The White House said Wednesday it was ready to send U.S. trade deals with Colombia, Panama and South Korea to Congress for approval, meeting Republican demands on an integral part of President Obama's economic agenda.

The first step in the process, technical discussions with congressional aides, could begin as early as Thursday.

The White House finalized the South Korean pact, the largest of the three, in December and had hoped for quick approval. But Republicans threatened to block the deal unless the Obama administration also finalized agreements with Colombia and Panama. That breakthrough came in April, after months of negotiations.

Addressing U.S. concerns about the treatment of organized labor in Colombia, the Colombian government agreed to a series of moves to improve the protection of unions and labor leaders.

In a letter to lawmakers, U.S. Trade Representative Ron Kirk said Colombia had more work to do, but that the country was effectively putting in place the initial phases of the agreements on labor. Therefore, Kirk said, the administration felt confident in starting technical talks with Congress.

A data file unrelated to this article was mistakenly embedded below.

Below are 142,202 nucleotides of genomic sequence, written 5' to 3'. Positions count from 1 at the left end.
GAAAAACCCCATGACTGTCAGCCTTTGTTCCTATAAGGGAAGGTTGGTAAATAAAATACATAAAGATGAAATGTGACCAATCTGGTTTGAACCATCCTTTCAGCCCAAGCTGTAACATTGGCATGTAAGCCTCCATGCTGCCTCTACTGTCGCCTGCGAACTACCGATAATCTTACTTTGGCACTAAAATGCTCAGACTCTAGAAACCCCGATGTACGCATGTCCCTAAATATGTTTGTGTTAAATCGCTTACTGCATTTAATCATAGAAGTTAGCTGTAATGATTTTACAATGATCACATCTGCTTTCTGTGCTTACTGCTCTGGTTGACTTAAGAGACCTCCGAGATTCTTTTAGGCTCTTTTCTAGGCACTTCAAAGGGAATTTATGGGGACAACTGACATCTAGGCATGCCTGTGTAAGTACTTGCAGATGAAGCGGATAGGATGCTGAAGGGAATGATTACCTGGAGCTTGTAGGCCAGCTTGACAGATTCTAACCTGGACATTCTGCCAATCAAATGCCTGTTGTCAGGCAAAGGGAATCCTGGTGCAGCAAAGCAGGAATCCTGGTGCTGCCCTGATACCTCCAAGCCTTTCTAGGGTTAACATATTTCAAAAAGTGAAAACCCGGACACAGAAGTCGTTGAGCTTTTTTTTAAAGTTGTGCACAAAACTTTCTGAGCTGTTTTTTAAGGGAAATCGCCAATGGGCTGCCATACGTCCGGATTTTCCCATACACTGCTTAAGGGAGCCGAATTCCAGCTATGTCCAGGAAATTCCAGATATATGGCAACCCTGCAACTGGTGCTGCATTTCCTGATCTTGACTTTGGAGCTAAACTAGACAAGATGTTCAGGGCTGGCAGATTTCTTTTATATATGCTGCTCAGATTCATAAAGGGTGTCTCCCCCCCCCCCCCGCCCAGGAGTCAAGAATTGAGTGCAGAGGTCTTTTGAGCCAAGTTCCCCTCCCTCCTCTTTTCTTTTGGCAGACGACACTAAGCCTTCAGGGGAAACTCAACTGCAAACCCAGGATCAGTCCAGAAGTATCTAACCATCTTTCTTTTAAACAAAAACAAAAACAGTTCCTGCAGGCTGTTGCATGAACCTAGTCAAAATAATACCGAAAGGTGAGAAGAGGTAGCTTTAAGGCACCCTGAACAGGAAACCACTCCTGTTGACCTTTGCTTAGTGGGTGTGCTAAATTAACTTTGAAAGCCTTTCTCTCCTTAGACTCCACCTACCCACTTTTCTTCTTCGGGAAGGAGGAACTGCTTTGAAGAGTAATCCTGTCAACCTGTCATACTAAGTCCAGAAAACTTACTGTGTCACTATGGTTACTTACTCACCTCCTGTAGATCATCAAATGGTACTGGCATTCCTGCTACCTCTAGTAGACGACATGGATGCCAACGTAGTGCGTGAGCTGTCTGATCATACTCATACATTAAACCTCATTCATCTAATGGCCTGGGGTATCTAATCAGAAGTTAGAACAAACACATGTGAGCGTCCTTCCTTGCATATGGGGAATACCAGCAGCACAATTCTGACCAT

John Murphy of the U.S. Chamber of Commerce, a vocal supporter of free trade, said the administration's decision to send all three deals to Congress was a long time coming.

"We have a chance in the weeks ahead to create American jobs, reaffirm vital alliances, and show that the United States can still lead," said Murphy, the Chamber's vice president of international policy.

The administration also said it would act to address concerns over U.S. access to the beef market in South Korea, an important issues for Senate Finance Committee Chairman Max Baucus, D-Mont., and other lawmakers. The Agriculture Department would spend more to promote U.S. beef sales in Korea and Kirk would request additional consultations with the Koreans on opening up the Korean market once the free trade agreement is fully in place.

Baucus has demanded that South Korea allow the U.S. to export beef from older cows. The Koreans are reluctant, partly due to lingering concerns over outbreaks of mad cow disease several years ago.

"Korea's age restriction on U.S. beef is both scientifically unjustified and inconsistent with international standards," Baucus said in a statement, while praising the administration's announcements.